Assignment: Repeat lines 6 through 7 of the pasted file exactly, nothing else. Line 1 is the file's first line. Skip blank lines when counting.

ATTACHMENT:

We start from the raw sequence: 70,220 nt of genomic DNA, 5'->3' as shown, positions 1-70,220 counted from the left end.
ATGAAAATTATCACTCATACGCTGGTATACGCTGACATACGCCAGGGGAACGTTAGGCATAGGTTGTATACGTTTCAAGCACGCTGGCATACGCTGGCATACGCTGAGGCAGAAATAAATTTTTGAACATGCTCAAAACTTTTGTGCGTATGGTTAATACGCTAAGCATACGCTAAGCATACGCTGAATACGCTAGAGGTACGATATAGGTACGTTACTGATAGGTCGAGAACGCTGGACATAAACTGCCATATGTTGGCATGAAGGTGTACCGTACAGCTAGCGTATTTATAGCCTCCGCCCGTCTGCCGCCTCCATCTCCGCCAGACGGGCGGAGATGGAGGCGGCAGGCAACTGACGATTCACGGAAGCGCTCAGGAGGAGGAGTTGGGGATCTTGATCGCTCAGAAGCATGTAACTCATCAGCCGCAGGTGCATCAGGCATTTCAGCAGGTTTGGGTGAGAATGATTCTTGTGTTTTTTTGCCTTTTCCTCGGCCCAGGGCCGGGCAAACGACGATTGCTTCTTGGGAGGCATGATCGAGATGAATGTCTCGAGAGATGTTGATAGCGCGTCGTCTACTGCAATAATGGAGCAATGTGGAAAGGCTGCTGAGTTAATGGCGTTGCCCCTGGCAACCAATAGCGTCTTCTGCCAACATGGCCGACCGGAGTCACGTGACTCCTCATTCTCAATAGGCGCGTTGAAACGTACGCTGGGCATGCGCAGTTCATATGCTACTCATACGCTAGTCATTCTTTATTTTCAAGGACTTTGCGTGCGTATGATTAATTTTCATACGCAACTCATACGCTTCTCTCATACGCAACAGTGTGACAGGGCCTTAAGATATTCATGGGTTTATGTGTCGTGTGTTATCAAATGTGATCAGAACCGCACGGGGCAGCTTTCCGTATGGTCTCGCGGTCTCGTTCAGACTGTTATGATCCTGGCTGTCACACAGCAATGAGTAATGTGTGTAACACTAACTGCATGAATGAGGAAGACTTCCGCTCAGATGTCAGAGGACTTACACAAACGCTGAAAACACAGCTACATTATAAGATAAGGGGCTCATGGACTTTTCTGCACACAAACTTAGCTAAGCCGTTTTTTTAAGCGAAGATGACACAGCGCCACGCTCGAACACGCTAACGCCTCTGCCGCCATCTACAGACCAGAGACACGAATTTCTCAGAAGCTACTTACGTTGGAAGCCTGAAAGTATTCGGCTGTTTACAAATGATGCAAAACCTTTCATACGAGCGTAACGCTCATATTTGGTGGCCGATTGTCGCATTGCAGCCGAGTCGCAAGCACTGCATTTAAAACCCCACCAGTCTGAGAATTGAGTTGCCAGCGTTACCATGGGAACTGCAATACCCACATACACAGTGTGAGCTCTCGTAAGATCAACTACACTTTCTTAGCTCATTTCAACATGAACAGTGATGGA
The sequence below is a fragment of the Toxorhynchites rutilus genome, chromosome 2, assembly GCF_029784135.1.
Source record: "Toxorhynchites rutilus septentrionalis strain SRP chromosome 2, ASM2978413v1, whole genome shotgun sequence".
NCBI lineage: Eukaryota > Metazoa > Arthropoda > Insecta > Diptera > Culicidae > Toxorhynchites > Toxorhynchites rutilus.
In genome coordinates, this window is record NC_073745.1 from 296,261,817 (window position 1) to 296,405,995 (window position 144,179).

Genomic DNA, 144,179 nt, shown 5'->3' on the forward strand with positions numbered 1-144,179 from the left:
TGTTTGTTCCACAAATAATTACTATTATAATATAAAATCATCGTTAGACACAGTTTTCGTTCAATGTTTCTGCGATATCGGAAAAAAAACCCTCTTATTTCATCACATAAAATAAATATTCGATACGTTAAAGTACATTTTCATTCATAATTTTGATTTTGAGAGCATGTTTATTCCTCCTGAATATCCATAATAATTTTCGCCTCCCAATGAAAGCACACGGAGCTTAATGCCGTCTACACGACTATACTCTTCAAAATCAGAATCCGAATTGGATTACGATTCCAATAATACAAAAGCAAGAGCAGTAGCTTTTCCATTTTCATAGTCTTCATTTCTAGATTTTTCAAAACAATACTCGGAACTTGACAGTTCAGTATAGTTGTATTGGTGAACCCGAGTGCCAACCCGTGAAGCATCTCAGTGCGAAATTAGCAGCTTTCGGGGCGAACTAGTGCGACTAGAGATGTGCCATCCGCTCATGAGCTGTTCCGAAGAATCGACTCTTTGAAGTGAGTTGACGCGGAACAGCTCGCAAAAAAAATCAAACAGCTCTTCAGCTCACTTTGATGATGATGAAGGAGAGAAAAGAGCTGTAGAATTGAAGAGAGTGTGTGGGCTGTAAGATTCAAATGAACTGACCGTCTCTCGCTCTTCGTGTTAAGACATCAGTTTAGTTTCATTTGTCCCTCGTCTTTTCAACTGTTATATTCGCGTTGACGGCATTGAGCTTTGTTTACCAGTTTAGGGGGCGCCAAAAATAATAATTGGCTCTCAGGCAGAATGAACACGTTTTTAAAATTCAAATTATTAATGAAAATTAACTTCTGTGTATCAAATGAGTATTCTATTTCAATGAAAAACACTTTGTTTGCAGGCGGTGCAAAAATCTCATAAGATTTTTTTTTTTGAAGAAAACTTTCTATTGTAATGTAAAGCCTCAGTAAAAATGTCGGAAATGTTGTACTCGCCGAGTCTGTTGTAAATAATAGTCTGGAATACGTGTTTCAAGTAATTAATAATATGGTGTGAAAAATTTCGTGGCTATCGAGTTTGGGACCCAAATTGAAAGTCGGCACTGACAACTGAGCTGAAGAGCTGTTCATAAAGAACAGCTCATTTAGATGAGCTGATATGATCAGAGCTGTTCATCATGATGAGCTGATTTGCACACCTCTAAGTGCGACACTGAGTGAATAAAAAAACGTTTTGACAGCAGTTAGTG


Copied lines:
In genome coordinates, this window is record NC_073745.1 from 296,261,817 (window position 1) to 296,405,995 (window position 144,179).

Genomic DNA, 144,179 nt, shown 5'->3' on the forward strand with positions numbered 1-144,179 from the left: